A lot a people with the 240EFI have a problem starting the engine once it's warmed up. I'm not sure why it's doing that but it happens everytime I go out for the day. I'm going to replace the starter to see if the problme goes away. An old starter may not crank the engine fast enough. When you removed 3 of the spark plugs it makes the engine easier to turn over. If you take all 6 out you can turn the flywheel by hand. Maybe by taking out just 3 of the plugs it made a lighter load on the stater and it almost got it started. Just a wild theory.

johnhibbs
08-26-09, 02:30 AM
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johnhibbs
08-26-09, 02:47 AM
I don't know if you just bought this boat and might not know a lot about it yet but make sure you only run the engine with the garden hose hooked up. Turn on the water after the engine is running and turn off the water then turn off the engine.

rookie101
08-27-09, 10:10 PM
I would like to understand that test. Are you testing the electrical spark by replacing the spark plug with a light bulb? What voltage light bulb are you using or is it a small neon bulb? Does that test the fuel injector some how?



All this checks is that the ECM is pulsing the injectors. You need to have an injector unplugged, and you use your test light across the terminals on the ECM side of the plug. If the test light flashes the ECM is telling the injector to fire. It does not check the injector at all. For that I have an actual injector tester. It plugs into the injector, and in conjunction with a fuel pressure gauge, you note the drop in fuel pressure for each injector as you fire them. If one is lower than the others it needs to be replaced.

Aaron:cheers:

matthewroell
06-23-10, 09:49 PM
Anyone know how "soft" the exhuast lines are supposed to be on these 240 EFI engines. I saw a post about them delaminating and checked mine but don't know how plyable they are supposed to be. I am having problems with my engine not running at 3000-4500 RPM range and think the exhuast flow may be causing issues. Help?

Also the sucker idles really really high when I start it out of the water. How bad is it if you run the hose before you start it up?

johnhibbs
06-24-10, 12:52 AM
The new exhaust hoses I put in are extremely stiff. They are not OEM. I bought exhaust hose from a local shop here in San Diego. They are more like pipes than hoses. I can't squeeze the new hoses.

You can take your hoses off and look inside. If they are the originals I'm sure they are getting soft. Another easier check is to open up the rear hatch so you can see the hoses when you are on the water. Have someone rev the engine above 4 k if you can and you will see the hoses expand like a balloon. The water gets dammed up and stops the exhaust flow. Did you know water flows through the pipes? The pressure builds up and expands the soft area.

matthewroell
06-24-10, 02:11 PM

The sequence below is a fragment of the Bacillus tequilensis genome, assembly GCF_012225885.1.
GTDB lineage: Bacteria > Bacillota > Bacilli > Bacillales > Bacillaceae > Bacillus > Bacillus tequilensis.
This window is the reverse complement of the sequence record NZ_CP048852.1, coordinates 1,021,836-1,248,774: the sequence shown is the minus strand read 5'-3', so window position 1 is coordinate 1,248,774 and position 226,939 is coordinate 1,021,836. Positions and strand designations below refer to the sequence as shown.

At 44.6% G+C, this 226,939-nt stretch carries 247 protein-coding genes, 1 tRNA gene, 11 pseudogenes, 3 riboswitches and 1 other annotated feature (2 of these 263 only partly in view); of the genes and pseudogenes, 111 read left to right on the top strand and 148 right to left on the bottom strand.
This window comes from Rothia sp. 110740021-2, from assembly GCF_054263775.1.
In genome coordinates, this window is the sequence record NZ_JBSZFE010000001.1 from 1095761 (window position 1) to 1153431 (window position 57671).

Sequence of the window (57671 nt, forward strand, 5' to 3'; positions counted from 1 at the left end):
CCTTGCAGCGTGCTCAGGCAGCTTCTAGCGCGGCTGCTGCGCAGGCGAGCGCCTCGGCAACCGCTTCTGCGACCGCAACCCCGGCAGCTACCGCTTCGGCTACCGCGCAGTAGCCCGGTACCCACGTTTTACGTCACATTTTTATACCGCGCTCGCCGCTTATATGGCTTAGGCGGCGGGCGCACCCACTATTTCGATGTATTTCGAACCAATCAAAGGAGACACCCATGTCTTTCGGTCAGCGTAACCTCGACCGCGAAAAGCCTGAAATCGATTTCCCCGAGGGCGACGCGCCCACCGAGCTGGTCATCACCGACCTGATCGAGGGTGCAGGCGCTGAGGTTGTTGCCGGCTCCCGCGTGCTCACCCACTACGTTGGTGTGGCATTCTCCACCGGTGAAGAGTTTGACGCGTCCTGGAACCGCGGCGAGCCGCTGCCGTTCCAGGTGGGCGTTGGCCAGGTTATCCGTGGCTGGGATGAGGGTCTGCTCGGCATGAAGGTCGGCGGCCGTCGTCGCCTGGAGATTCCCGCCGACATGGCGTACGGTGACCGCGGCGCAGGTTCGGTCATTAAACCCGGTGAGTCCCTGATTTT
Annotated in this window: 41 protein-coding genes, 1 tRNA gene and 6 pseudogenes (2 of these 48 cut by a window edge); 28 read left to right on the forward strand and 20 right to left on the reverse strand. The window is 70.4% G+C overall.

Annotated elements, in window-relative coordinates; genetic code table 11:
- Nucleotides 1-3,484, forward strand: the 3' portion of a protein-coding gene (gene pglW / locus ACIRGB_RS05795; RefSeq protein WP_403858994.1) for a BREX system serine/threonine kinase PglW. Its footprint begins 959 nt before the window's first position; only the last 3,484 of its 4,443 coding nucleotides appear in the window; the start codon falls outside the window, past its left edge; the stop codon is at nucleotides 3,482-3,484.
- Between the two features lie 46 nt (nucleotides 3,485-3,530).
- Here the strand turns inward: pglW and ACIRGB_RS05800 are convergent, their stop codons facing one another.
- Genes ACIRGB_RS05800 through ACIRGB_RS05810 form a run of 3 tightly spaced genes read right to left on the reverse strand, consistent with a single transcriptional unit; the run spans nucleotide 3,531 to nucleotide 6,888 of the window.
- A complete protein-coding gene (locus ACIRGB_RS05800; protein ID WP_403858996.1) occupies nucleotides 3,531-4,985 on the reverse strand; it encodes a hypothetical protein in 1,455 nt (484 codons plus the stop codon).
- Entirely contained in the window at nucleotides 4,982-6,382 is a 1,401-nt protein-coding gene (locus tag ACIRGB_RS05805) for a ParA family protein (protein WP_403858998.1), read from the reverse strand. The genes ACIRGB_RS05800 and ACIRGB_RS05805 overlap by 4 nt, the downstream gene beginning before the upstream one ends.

Yeah I checked the exhuast hoses yesterday and I can easily sqeeze the hose with just my thumb and a couple fingers. I am gunna take the hoses off today and check the inside. What type of replacements did you get? I was thinkin about getting really rigid ones but can't figure out where to get my hands on some. Is it somethin you could get from an auto or boat mechanic shop? No I did not know that water flows through the exhuast, I thought it only went through the cooling system. learn somethin new every day.

WAJetboating
06-24-10, 03:24 PM
I don't know if you just bought this boat and might not know a lot about it yet but make sure you only run the engine with the garden hose hooked up. Turn on the water after the engine is running and turn off the water then turn off the engine.

I know this is an old comment, but correcting it is important.

You are describing the sequence for a ROTAX engine. The Mercury engine is the exact opposite. Water on FIRST, then engine on, then engine off, then water off LAST. Unlike Rotax engines, the Mercury is entirely self-draining and it is perfectly fine to run the water while the engine is not operating.

Never run the Mercury engine without water running. Not even for 30 seconds. The manuals are adamant about this, as are the factory technicians when you talk to them. ALWAYS turn on the water first, and make sure it is flowing properly (out the "pee hole" as well as coming out of the steering nozzle exhaust and probably the jetdrive intake grate) before starting the engine.

WAJetboating
06-24-10, 03:28 PM
How bad is it if you run the hose before you start it up?

As noted in my other response, it's not "bad" at all - it's the recommended procedure. Sequence is:

Water on FIRST
Engine on
Engine off
Water off LAST

You can run water through the Mercury engine indefinitely whether the engine is running or not. No restrictions as with the Rotax engines.

On the other hand, you can run the Rotax engines very briefly with no water. You must NEVER do that with the Mercury engine. You MUST have water flowing at all times when the Mercury engine is running.

matthewroell
06-24-10, 04:26 PM
Thanks for the clarification. I have been using it in salt water since I bought it and I would allways run hose before turning it on when I clean the salt water out. Thought maybe I was screwing it up when I saw the posts. What rpm does yours run when you are running it on the hose, because mine used to idle 1000 in the water but would go nutzzz when I tried to run it on the hose.

WAJetboating
06-24-10, 04:36 PM
Thanks for the clarification. I have been using it in salt water since I bought it and I would allways run hose before turning it on when I clean the salt water out. Thought maybe I was screwing it up when I saw the posts.

Nope, you're doing it properly. The engine manual says to run the hose at least ten minutes when flushing for salt water, and you don't have to be running the engine during that time. However, if it were salt water, I'd personally run the engine for at least a couple of minutes because doing so forces water into cooling passages that passive flushing does not.


What rpm does yours run when you are running it on the hose, because mine used to idle 1000 in the water but would go nutzzz when I tried to run it on the hose.

Idle should be ~1100 all the time, in or out of water. Unlike 2-stroke Rotax engines whose idle varies in and out of water, the SportJet isn't supposed to do that. Mine is ~1100 on the tach in the water or on the trailer.

If yours is overrevving on the hose, you have cause for concern. The various manuals and voice conversations with Mercury techs vary somewhat, but the absolute maximum RPM's while on the hose should not exceed 2000. This is because driving water in via the hose flushing connector is not the same as having water pumped in from the high pressure region of the jetdrive. Not all water cooled areas of the engine receive water when on the hose. Running above 1100-2000 RPM (depending on what source you trust) risks engine damage.